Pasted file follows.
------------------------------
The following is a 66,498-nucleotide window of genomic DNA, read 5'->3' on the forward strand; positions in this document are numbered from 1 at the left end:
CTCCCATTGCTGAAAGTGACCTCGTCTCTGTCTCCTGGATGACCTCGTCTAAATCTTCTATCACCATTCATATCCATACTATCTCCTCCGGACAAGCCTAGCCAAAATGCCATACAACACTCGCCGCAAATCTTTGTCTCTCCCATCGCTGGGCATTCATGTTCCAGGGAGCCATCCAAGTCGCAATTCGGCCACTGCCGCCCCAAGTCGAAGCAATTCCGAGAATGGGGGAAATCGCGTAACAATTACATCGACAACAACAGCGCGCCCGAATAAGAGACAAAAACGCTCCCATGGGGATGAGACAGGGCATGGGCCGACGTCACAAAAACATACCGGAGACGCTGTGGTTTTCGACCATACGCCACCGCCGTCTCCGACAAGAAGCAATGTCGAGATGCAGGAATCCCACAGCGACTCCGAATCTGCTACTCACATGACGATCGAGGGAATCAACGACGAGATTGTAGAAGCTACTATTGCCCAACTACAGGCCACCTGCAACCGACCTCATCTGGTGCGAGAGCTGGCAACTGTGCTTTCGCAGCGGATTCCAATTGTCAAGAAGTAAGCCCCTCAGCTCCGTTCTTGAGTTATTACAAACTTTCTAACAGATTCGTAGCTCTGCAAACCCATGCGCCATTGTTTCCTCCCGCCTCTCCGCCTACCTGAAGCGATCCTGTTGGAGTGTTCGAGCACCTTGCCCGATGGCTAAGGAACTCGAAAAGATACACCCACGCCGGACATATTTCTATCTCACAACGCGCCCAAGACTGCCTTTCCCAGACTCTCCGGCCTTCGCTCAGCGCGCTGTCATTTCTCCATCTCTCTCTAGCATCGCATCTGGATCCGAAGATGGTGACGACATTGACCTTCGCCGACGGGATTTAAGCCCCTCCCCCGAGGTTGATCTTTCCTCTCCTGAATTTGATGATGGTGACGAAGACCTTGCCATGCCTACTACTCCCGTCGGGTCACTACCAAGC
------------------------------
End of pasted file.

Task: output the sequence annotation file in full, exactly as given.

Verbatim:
The following is a 66,498-nucleotide window of genomic DNA, read 5'->3' on the forward strand; positions in this document are numbered from 1 at the left end:
CTCCCATTGCTGAAAGTGACCTCGTCTCTGTCTCCTGGATGACCTCGTCTAAATCTTCTATCACCATTCATATCCATACTATCTCCTCCGGACAAGCCTAGCCAAAATGCCATACAACACTCGCCGCAAATCTTTGTCTCTCCCATCGCTGGGCATTCATGTTCCAGGGAGCCATCCAAGTCGCAATTCGGCCACTGCCGCCCCAAGTCGAAGCAATTCCGAGAATGGGGGAAATCGCGTAACAATTACATCGACAACAACAGCGCGCCCGAATAAGAGACAAAAACGCTCCCATGGGGATGAGACAGGGCATGGGCCGACGTCACAAAAACATACCGGAGACGCTGTGGTTTTCGACCATACGCCACCGCCGTCTCCGACAAGAAGCAATGTCGAGATGCAGGAATCCCACAGCGACTCCGAATCTGCTACTCACATGACGATCGAGGGAATCAACGACGAGATTGTAGAAGCTACTATTGCCCAACTACAGGCCACCTGCAACCGACCTCATCTGGTGCGAGAGCTGGCAACTGTGCTTTCGCAGCGGATTCCAATTGTCAAGAAGTAAGCCCCTCAGCTCCGTTCTTGAGTTATTACAAACTTTCTAACAGATTCGTAGCTCTGCAAACCCATGCGCCATTGTTTCCTCCCGCCTCTCCGCCTACCTGAAGCGATCCTGTTGGAGTGTTCGAGCACCTTGCCCGATGGCTAAGGAACTCGAAAAGATACACCCACGCCGGACATATTTCTATCTCACAACGCGCCCAAGACTGCCTTTCCCAGACTCTCCGGCCTTCGCTCAGCGCGCTGTCATTTCTCCATCTCTCTCTAGCATCGCATCTGGATCCGAAGATGGTGACGACATTGACCTTCGCCGACGGGATTTAAGCCCCTCCCCCGAGGTTGATCTTTCCTCTCCTGAATTTGATGATGGTGACGAAGACCTTGCCATGCCTACTACTCCCGTCGGGTCACTACCAAGC